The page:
This apparent ennui regarding the Select Committee's endeavors comes on the heels of a November House Intelligence Committee report reaffirming that many of the Benghazi smears peddled by Fox and others were distortions of the truth or outright lies. Previous nonpartisan investigations have done the same.
Nevertheless, Fox News led up to Wednesday's hearing with a smattering of attacks on the Intelligence Committee report, suggesting it was "soft" on the Obama administration.
Methodology: Data based on a Snapstream search for "Benghazi" among Fox News Channel transcripts from 6 AM - 3 pm on December 10, 2014.
Fox's John Stossel claimed that "there is no good data showing secondhand smoke kills people," ignoring years of studies and a 2014 Surgeon General report that determined millions of Americans have died as a result of exposure to secondhand smoke.
On the December 4 edition of Fox News' Fox & Friends, John Stossel pointed to anti-smoking legislation as an example of needless government interference in Americans' personal freedoms. He justified his position with the claim that "no good data" exists demonstrating that secondhand smoke kills people (emphasis added):
KILMEADE: America is called the land of the free. But is it really? A recent study finding Americans assessment of their personal freedom has fallen dramatically. In 2010, the U.S. Was ranked number nine out of 140 countries. That ranking in terms of freedom has now dropped to 21. John Stossel saw that stat and has taken action. He blames control freaks. Who are these people, you ask? They are your elected officials. The host of "Stossel" on our sister network Fox Business Channel is here to explain prior to his show tonight. John, what are you talking about? How did we lose these freedoms?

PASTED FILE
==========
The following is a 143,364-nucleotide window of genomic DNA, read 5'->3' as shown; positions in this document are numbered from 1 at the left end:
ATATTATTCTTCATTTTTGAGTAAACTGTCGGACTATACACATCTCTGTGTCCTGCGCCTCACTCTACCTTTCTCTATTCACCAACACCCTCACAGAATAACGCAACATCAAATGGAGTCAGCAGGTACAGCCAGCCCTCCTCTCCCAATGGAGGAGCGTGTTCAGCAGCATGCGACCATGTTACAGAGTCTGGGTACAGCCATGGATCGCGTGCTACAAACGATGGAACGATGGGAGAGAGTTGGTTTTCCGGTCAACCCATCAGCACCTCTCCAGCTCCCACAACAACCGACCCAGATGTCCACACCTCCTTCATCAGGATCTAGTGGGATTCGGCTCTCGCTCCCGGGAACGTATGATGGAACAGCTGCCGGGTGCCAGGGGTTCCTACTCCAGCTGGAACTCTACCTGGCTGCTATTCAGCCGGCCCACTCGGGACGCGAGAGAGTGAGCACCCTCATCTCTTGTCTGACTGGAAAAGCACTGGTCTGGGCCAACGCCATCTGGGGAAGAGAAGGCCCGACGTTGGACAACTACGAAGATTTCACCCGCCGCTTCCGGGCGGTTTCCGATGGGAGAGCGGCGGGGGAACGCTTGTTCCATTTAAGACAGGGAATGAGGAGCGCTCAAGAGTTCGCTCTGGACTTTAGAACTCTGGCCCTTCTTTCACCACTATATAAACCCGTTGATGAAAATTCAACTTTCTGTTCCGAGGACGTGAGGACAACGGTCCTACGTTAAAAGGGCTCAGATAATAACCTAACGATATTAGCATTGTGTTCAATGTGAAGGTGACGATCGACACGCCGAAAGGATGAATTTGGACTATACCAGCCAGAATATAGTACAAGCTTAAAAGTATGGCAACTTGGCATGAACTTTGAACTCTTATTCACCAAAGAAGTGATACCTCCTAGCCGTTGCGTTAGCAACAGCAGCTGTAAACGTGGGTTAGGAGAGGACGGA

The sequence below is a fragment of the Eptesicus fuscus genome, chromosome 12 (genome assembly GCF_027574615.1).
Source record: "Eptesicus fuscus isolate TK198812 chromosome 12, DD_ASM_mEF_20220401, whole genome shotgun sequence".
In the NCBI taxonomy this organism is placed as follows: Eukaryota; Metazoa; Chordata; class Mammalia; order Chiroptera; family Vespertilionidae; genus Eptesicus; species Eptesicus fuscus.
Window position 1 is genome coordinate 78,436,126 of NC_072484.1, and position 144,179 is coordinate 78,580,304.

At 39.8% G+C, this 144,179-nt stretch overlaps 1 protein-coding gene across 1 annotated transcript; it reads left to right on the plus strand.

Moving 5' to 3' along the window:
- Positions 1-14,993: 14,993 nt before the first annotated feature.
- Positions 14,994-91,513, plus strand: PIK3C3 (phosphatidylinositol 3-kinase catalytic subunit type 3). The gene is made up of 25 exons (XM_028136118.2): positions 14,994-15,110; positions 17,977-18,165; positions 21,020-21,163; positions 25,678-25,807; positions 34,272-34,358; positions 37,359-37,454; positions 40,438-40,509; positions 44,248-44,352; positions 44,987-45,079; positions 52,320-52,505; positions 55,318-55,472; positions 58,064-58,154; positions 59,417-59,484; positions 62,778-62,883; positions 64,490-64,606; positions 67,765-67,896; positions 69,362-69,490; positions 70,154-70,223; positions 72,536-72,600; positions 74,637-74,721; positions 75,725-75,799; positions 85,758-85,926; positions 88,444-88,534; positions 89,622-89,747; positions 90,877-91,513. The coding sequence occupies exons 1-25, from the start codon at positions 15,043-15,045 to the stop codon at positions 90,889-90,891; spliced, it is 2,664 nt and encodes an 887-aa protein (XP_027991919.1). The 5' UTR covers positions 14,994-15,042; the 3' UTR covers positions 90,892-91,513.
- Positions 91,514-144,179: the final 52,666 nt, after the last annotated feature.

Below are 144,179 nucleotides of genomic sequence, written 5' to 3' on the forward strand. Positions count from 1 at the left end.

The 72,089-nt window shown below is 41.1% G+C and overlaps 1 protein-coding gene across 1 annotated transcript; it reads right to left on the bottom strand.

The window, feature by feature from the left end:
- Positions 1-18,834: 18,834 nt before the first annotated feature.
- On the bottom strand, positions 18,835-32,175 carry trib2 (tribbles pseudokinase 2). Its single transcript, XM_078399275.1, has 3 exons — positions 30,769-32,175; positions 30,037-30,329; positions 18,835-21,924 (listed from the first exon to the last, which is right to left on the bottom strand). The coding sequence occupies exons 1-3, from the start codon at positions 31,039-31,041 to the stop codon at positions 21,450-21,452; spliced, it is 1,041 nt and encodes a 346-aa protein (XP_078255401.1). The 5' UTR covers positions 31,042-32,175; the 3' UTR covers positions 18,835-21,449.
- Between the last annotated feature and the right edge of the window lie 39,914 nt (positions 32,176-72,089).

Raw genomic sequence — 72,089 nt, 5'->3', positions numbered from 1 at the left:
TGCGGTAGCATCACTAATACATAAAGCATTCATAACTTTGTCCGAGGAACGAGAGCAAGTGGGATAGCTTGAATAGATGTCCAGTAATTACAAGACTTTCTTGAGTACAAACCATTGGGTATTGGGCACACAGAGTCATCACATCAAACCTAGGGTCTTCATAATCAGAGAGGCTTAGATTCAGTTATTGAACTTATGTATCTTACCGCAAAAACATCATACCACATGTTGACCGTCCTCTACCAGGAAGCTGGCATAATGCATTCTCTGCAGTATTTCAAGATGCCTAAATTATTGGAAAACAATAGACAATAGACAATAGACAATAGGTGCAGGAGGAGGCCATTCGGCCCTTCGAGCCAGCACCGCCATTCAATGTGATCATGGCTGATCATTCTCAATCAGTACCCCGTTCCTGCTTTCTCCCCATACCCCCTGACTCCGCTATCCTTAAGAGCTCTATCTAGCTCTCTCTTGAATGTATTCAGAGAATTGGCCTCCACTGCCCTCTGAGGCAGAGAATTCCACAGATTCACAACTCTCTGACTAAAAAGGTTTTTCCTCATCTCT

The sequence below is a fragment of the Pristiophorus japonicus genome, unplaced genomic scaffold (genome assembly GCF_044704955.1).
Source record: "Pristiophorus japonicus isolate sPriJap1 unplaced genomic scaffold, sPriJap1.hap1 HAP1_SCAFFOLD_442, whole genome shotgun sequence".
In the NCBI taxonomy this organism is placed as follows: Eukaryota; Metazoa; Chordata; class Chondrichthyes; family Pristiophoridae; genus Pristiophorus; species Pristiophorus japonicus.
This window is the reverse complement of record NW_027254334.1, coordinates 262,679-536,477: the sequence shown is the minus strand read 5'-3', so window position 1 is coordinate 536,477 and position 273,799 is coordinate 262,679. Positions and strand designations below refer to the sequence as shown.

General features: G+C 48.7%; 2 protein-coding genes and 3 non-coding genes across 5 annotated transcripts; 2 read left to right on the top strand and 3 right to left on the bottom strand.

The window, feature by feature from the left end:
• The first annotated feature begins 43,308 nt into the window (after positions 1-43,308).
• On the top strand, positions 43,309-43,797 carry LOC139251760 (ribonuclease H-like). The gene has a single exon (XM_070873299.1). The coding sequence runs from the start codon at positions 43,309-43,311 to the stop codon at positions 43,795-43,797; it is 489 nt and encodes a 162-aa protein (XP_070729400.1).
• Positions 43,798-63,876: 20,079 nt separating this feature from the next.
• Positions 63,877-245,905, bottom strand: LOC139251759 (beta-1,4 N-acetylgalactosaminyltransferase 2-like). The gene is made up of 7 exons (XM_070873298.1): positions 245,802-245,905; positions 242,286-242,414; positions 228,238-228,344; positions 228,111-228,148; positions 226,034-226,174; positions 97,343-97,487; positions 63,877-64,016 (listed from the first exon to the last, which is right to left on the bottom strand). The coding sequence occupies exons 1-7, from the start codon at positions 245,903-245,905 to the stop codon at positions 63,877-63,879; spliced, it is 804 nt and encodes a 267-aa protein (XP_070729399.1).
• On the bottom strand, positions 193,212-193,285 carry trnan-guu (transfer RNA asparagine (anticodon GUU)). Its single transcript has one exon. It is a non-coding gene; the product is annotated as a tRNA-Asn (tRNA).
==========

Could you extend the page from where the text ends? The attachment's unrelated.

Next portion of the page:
STOSSEL: They always want to help us. We're going to make you a little safer. So they pass another rule, and another rule. The president released 3,000 right before Thanksgiving. They never take them away. Take cigarette smoking. Yeah, they kill smokers. But there is no good data showing secondhand smoke kills people. Nevertheless, banned -- I don't smoke. I'm glad they banned it on airplanes and places. But can't smokers have some bars? In 22 states, no bars. It used to be no smoking sections. Now nowhere can a smoker gather with people.
KILMEADE: Right. Now they say the number is 22,527 U.S. municipalities have banned it. You're saying if I'm a business owner, whether I like smoking or not, if I think I can make a profit by having a smoking restaurant, I should be able to have it.
STOSSEL: It's your property, yeah, why can't you? What happened to freedom?
Nearly 2.5 million Americans have died as a result of exposure to secondhand smoke since 1964, according to a 2014 Surgeon General's report prepared by the U.S. Department of Health and Human Services.